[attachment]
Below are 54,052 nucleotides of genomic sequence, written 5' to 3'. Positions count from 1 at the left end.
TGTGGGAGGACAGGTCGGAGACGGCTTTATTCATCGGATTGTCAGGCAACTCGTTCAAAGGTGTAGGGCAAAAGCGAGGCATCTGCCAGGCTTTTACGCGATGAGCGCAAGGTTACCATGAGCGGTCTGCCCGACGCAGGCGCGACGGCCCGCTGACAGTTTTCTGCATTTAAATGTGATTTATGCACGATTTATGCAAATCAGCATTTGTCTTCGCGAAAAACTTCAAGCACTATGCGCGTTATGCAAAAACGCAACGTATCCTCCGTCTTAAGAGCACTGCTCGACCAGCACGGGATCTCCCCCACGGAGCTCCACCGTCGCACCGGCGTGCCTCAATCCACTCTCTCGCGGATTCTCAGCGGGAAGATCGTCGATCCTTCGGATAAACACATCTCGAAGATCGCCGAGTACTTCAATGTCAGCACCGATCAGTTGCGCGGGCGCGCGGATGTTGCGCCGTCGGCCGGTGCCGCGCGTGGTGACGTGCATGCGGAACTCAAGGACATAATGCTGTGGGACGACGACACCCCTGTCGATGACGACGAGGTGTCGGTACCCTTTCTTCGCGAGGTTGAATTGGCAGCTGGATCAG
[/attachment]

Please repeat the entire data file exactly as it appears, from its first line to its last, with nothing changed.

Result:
Below are 54,052 nucleotides of genomic sequence, written 5' to 3'. Positions count from 1 at the left end.
TGTGGGAGGACAGGTCGGAGACGGCTTTATTCATCGGATTGTCAGGCAACTCGTTCAAAGGTGTAGGGCAAAAGCGAGGCATCTGCCAGGCTTTTACGCGATGAGCGCAAGGTTACCATGAGCGGTCTGCCCGACGCAGGCGCGACGGCCCGCTGACAGTTTTCTGCATTTAAATGTGATTTATGCACGATTTATGCAAATCAGCATTTGTCTTCGCGAAAAACTTCAAGCACTATGCGCGTTATGCAAAAACGCAACGTATCCTCCGTCTTAAGAGCACTGCTCGACCAGCACGGGATCTCCCCCACGGAGCTCCACCGTCGCACCGGCGTGCCTCAATCCACTCTCTCGCGGATTCTCAGCGGGAAGATCGTCGATCCTTCGGATAAACACATCTCGAAGATCGCCGAGTACTTCAATGTCAGCACCGATCAGTTGCGCGGGCGCGCGGATGTTGCGCCGTCGGCCGGTGCCGCGCGTGGTGACGTGCATGCGGAACTCAAGGACATAATGCTGTGGGACGACGACACCCCTGTCGATGACGACGAGGTGTCGGTACCCTTTCTTCGCGAGGTTGAATTGGCAGCTGGATCAG